The year is 1900, and John Williams has come to the remote Pacific island of Ocean Island (now known as Banaba) to oversee the new phosphate industry. His wife, Ella, and their two-year-old daughter, Gwennie, follow him to begin their new life.
After her initial culture shock, Ella grows to love the island and its people and to care deeply about their plight as the phosphate mining gradually destroys their beautiful home.
While John supervises hundreds of indentured workers, Ella and Gwennie get to know the Banaban people, their culture and beliefs. Tetabo, their houseboy, teaches Gwennie about his people's magic and mysteries. John fears that his daughter is growing up like a native, but Ella refuses to send Gwennie to Australia to school.
John, while loyal to the mining company, is uneasy at his superiors' treatment of the island and its people. Discontent and riots among the imported mine workers challenge him, the Banabans' anxiety about the mining worries him while the changes to his family perturb him.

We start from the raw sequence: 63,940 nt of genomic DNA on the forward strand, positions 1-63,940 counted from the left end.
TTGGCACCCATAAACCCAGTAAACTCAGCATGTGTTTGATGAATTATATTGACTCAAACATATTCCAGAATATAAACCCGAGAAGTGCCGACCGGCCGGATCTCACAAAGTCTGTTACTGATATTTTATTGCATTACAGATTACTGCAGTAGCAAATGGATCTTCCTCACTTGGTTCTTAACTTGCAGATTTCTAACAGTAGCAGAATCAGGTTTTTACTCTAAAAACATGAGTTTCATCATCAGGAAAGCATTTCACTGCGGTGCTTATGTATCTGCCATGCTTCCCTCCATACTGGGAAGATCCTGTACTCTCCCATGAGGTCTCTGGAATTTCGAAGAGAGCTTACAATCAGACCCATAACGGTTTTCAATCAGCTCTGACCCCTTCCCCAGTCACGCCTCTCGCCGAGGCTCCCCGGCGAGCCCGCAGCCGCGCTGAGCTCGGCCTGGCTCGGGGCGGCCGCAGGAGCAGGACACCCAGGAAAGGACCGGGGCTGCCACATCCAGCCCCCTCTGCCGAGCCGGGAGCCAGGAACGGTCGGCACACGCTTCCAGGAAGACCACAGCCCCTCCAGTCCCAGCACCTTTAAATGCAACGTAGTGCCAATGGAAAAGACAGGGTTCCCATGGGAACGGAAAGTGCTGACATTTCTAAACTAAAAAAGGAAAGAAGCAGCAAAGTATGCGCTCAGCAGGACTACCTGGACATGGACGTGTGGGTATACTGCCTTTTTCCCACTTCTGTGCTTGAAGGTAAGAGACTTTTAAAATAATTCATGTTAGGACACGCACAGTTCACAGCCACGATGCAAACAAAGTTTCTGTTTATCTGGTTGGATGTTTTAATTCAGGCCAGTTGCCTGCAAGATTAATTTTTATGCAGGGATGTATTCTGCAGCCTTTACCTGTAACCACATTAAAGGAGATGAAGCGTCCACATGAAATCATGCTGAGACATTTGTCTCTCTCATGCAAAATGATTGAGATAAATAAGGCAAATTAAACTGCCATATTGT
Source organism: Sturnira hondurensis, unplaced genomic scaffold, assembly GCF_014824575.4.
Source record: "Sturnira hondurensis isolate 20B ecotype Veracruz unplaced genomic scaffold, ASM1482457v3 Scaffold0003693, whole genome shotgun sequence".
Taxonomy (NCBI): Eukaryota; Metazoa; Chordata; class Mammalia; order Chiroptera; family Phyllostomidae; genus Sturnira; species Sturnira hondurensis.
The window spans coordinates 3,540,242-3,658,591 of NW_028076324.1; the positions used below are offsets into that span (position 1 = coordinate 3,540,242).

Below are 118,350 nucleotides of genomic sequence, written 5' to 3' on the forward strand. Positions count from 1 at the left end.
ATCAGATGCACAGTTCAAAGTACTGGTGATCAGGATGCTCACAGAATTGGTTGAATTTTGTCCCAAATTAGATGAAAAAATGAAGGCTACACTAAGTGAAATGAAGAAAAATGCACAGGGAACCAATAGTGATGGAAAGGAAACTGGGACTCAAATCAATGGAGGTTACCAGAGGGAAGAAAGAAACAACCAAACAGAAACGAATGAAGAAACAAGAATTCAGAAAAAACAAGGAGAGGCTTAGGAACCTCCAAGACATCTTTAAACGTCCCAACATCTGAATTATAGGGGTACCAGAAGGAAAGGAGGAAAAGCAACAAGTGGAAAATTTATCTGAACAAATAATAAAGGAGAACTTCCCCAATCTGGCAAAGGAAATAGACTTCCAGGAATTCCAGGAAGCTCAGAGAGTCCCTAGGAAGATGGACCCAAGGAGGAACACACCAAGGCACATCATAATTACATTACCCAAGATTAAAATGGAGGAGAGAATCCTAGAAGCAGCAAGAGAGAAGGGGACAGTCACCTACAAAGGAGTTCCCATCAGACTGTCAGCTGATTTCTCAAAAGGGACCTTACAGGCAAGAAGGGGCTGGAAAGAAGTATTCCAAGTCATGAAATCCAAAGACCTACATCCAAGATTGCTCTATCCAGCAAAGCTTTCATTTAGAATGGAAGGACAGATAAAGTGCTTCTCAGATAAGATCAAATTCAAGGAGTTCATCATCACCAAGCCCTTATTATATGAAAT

Nakaa's Awakening; Land of Matang is based on the author's researched family history. It is a story of conflicting loyalties, cultural differences and a family adjusting to a new environment while destructive mining practices threaten the near-extinction of the Banaban race.
The survival of the Banaban people into the twenty-first century is a triumph of the human spirit over industrial might. They continue to believe that good will overcome evil as they struggle to survive the wrath of the evil spirit Nakaa and his Awakening.
Yet, though Matang was lost forever, a cherished tradition said that the ancestor gods had promised to return to their children one day, wherever they might be...
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